I was raised very, very conscientiously. I was raised to understand that if you are lucky, you don’t stand there revelling and gloating in your luck, gods know, No. You use your luck to help others. You never, ever stop helping others.
My parents don’t even know I have this blog.
If they did, I don’t think they’d even be proud of me. First off they’d be shocked that it’s about sobriety. Say wha??? “Making mountains out of molehills.” They’d see that I still whine. They’d see that I draw attention to negative stuff. They see that I complain about things I have no right to complain about. They’d see that I feel sorry for myself. They’d see that I verbally beat myself up. They’d see that I sometimes verge on verbally beating them, and others up. They’d see that I use “bad” language. They’d see that sometimes I leave off a period or a capital letter. I don’t think they’d realize that nine times out of ten, I am doing that last thing ON PURPOSE. Or that I’m doing that so I can continue living.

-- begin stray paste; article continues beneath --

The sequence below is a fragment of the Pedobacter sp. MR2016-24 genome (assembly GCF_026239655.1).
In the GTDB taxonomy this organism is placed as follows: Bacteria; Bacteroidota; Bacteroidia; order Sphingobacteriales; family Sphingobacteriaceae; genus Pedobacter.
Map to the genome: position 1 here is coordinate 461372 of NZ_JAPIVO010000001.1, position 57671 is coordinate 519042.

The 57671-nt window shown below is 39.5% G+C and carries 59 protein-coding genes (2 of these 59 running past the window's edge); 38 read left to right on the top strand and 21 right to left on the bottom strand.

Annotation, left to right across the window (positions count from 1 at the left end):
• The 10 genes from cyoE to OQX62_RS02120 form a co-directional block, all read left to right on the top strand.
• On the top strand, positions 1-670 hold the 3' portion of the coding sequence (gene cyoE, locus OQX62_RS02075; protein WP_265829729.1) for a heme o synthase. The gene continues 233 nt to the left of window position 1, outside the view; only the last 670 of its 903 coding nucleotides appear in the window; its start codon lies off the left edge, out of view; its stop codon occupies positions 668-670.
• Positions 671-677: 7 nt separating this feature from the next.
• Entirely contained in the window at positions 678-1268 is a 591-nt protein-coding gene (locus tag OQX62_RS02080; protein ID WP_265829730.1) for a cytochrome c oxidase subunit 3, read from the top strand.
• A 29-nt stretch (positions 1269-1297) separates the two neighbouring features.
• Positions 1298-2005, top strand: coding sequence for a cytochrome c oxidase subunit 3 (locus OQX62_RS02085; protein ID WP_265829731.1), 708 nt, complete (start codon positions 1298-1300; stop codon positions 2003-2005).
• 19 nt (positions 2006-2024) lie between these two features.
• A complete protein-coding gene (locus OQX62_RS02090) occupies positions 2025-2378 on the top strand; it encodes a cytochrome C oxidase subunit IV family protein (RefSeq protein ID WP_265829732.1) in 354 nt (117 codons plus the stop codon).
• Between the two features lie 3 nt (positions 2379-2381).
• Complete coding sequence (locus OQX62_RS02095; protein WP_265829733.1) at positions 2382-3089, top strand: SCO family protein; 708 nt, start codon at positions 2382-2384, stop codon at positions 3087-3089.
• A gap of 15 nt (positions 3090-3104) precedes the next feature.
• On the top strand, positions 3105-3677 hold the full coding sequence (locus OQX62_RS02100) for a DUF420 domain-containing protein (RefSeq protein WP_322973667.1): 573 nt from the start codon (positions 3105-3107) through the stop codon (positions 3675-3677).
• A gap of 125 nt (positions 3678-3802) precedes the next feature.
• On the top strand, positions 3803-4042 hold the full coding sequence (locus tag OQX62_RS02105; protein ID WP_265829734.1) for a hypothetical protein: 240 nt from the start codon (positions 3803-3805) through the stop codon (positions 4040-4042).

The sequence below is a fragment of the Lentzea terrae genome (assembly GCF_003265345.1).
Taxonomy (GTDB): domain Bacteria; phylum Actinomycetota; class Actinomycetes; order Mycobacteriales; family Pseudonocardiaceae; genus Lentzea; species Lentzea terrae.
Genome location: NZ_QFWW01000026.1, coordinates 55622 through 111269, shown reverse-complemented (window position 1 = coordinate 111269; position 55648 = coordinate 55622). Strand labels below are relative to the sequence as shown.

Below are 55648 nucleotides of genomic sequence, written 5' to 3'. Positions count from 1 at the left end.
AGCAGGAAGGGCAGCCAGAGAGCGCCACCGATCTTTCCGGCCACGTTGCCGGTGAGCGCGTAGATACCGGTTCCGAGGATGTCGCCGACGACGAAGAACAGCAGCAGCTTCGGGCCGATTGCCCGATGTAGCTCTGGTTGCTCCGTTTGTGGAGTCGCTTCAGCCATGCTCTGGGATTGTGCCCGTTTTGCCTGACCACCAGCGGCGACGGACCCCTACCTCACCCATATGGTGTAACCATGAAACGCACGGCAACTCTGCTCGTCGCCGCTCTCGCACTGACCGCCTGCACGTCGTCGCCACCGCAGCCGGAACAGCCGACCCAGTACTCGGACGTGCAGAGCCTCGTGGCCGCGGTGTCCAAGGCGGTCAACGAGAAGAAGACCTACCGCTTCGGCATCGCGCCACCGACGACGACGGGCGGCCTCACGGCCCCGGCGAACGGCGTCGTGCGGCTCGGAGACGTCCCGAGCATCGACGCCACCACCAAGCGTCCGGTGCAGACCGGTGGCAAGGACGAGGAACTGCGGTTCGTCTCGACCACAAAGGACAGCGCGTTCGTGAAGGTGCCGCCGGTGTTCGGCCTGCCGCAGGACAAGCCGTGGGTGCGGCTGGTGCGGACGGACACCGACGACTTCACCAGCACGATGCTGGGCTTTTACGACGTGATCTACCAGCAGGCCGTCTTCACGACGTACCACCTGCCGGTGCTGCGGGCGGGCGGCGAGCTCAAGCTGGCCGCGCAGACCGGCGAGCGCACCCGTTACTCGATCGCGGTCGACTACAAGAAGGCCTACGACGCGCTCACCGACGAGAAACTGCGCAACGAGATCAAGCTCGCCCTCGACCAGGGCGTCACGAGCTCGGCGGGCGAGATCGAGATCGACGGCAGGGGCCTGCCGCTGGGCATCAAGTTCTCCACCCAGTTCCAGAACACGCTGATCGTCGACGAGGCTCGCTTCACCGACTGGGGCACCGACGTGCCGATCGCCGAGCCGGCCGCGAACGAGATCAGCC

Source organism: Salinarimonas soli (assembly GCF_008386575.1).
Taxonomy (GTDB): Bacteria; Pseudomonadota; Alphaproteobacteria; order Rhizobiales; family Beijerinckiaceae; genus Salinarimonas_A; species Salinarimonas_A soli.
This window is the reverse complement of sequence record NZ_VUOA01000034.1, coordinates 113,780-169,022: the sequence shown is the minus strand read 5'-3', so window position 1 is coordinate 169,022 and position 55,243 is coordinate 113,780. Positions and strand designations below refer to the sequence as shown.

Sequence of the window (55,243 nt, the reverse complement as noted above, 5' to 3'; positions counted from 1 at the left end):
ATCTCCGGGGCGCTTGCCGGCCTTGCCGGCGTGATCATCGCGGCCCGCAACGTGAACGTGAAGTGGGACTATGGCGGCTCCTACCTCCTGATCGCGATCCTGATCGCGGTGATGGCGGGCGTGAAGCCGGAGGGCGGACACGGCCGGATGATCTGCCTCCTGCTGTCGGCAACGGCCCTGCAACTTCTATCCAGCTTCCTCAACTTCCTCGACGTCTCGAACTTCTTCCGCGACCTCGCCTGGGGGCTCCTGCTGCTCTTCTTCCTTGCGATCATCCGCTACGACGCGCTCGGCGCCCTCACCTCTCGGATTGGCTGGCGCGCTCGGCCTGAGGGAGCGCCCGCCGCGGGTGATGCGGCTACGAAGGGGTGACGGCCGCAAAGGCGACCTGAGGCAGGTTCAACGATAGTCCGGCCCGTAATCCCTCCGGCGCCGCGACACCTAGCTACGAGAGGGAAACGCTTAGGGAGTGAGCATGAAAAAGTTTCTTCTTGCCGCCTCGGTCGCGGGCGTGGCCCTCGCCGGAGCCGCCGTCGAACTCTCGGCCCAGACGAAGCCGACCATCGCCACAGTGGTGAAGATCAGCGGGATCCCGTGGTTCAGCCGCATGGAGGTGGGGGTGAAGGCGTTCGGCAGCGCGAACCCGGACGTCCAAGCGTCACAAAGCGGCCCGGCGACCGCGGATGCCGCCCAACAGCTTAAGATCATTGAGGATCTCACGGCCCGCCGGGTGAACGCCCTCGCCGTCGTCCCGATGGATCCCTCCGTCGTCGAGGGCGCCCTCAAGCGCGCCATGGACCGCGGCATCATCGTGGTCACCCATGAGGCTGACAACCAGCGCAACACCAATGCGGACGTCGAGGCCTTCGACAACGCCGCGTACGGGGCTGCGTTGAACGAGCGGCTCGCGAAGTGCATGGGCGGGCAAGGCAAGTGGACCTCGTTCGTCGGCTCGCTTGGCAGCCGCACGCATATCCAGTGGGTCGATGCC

What is my point. What is my point. What is my point.
I should not speak if I don’t have a point. I learned that one from my husband. In the beginning of our relationship, it was stated point blank. Now he throws a blanket over it. Understandably. Who likes arguments? I was raised so perfectly that I was even taught to stand up for myself. That’s annoying of course. “You are like the buzzing of flies.” (Said jokingly, of course, in a Schwarzenegger accent, and in some other, lighter context; not during an argument. He’s perfect, you see. And of course, hilarious. Which are two reasons I married him. My fault. My luck. My good fortune. My conscientious selection process. I had lists. I’m not kidding. I knew what I was doing. At least so I thought. So did he). The technique is more of a stone wall now.